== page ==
The Hot Chick - Guest Critic Review

Guest Critic Selection:
THE HOT CHICK

Frank Ochieng is a guest critic who also writes reviews for his own personal website, located here.

To become a Guest Critic for CINEMA 2000, please notify David Keyes.

Review Uploaded
12/18/02

Written by FRANK OCHIENG

1 hr. 41 mins.
Starring: Rob Schneider, Anna Faris, Matthew Lawrence, Rachel McAdams, Michael O’Keefe, Eric Christian Olsen, Andrew Keegan, Tamera and Tia Mowry, Alexandra Holden, Melora Hardin, Matt Weinberg, Leila Kenzie, Michelle Branch, Adam Sandler
Directed by: Tom Brady

Rating: * ½ stars (out of 4 stars)

Apparently Rob Schneider must have incriminating nude photos of some balding middle-aged movie executive and his teenaged bimbo secretary. Otherwise, how can you explain the bewildering fact that this ex-Saturday Night Live alum keeps making the same annoying and dim-witted lowbrow flicks over and over again? Well, for those of you out there who had a wonderfully perverse time with “priceless” Schneider ditties such as Deuce Bigelow: Male Gigolo and The Animal then brace yourself because you can add the goofy comic’s latest insipid sexist romp The Hot Chick to your personal film library.

Director Tom Brady (who helmed the aforementioned The Animal) co-wrote this crude and corroding comedy along with Schneider. It’s not enough that Schneider’s former SNL colleague and occasional cinematic partner-in-crime Adam Sandler (who has a “blink or you’ll miss him” cameo role in this film) relishes polluting the big screen with his current insufferable animated holiday stinker Eight Crazy Nights. No, Schneider has to make things even more unbearable by concocting a painfully gimmicky and sophomoric gender body-switching ruse that is about as witty as using a stacked sorority girl’s bra as a slingshot. The slapstick in The Hot Chick is belaboring and needlessly tripe. As for the assorted sight gags, the movie has its moments but for the most part Schneider and company coast along in what appears as a stilted showcase for nonsensical potty humor. There may have been a hearty chuckle that emerged from my body once or maybe twice but the majority of the time saw me grimacing at this body-swapping banality with sheer disbelief. Whether you get tickled over Schneider’s wacky antics as a self-absorbed “hot chick” or cater to the cheap thrills of watching bouncy babes parade around in clueless fashion, this doesn’t change the fact that this manufactured monstrosity is not worth the crayons that this movie’s script was probably written with.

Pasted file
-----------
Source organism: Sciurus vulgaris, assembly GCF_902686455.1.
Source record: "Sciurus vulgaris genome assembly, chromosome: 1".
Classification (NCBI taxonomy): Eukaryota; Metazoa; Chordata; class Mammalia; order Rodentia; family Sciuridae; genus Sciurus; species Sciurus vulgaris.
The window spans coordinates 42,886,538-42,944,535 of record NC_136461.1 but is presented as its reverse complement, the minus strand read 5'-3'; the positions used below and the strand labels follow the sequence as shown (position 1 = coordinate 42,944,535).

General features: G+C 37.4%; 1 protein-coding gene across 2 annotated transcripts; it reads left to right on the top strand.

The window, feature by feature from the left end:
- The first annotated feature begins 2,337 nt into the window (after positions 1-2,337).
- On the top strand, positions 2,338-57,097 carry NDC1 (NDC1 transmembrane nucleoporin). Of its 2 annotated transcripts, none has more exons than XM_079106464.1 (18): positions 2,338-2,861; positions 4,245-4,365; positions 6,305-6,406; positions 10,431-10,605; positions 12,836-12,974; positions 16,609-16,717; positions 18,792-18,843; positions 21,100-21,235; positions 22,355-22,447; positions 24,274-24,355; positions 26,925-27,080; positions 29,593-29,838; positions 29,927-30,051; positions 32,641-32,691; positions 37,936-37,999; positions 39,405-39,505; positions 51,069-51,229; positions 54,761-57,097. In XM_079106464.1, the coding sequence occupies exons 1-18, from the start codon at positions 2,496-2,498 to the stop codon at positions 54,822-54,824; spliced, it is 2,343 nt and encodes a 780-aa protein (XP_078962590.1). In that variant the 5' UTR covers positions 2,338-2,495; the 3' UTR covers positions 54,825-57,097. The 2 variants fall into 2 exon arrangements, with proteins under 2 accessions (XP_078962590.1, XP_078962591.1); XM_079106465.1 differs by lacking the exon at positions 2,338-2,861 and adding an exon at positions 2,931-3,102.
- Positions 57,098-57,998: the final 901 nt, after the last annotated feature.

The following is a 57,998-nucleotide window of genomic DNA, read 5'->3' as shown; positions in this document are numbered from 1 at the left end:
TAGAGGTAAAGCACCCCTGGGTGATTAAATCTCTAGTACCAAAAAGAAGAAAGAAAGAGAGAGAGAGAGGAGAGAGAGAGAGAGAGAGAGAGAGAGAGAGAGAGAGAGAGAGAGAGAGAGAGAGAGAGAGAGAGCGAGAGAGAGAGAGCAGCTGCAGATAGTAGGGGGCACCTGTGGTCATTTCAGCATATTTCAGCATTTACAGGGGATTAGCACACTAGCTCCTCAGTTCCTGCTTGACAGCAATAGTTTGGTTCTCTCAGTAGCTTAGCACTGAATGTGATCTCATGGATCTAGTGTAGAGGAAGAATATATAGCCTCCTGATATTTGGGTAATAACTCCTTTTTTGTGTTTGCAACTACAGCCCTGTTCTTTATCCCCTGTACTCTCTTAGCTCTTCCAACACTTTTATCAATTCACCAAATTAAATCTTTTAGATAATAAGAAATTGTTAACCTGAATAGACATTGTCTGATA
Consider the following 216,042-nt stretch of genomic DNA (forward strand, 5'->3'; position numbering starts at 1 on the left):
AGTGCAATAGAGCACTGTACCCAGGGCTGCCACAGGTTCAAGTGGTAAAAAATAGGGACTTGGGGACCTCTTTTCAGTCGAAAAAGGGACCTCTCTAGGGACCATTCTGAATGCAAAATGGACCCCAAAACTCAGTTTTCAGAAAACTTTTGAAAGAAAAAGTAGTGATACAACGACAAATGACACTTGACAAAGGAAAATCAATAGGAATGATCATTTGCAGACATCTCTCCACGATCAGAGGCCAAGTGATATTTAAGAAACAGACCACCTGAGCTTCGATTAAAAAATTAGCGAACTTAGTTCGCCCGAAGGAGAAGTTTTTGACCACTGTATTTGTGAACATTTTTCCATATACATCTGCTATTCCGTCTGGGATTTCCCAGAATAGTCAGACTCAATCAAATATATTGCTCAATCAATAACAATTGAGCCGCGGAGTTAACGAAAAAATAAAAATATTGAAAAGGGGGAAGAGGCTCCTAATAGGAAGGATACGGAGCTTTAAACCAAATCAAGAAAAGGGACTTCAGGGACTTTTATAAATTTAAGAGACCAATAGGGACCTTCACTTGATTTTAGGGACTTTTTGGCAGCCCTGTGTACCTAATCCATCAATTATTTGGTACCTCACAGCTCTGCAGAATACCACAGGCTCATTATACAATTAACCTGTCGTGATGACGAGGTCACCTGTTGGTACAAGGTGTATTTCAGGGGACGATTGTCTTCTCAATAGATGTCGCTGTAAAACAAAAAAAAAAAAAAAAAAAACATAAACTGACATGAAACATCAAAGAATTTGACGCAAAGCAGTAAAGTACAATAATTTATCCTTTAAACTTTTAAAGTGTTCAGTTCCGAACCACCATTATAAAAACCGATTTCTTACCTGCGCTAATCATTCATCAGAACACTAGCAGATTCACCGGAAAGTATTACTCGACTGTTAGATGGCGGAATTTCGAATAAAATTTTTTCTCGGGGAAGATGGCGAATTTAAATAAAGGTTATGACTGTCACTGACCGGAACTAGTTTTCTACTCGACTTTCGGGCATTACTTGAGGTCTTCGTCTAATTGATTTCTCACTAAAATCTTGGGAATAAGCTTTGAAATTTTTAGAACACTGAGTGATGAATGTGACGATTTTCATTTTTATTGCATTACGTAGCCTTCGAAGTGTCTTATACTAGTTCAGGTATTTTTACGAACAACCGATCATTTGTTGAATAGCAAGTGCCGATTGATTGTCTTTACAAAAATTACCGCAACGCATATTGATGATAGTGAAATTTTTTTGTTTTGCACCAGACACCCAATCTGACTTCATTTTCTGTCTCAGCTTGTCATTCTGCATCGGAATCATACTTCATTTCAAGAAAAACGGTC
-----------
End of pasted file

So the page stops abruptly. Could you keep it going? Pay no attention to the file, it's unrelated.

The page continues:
This feeble-minded story tries to be irreverent and one will definitely assume that Schneider fans will flock to see him prance around in drag like some modern day vapid Vaudevillian. Anyway, we are introduced to the high and mighty teen tart Jessica Spencer (Rachel McAdams), a popular high school gal who seems to have everything going in her favor. Jessica is attractive and dates a hunky football quarterback. She has loyal acquaintances that she can depend on. In particular, her closest friend named April (Anna Faris) is constantly by her side. Still, Jessica has a nasty streak about her grating to those whom she thinks are inferior to her. It’s not uncommon for the self-serving princess to turn her nose up at the outsiders-you know, the unpopular students not worthy of being part of the cool cliques around campus.

Soon, the exasperating Jessica will get her dosage of comeuppance. While at a shopping mall, the sassy lass hastily swiped some mystical earrings unbeknownst that this piece of jewelry packs a powerful magical punch. It’s within moments that she finally encounters the bug-eyed thief Clive (Schneider) and as expected, Jessica doesn’t think much of him at all. Jessica is predictably hostile toward him. As she gestures to put on the earrings, an eerie transformation takes place. Within a matter of an ice cube’s moment in the sunshine, both individuals switch bodies.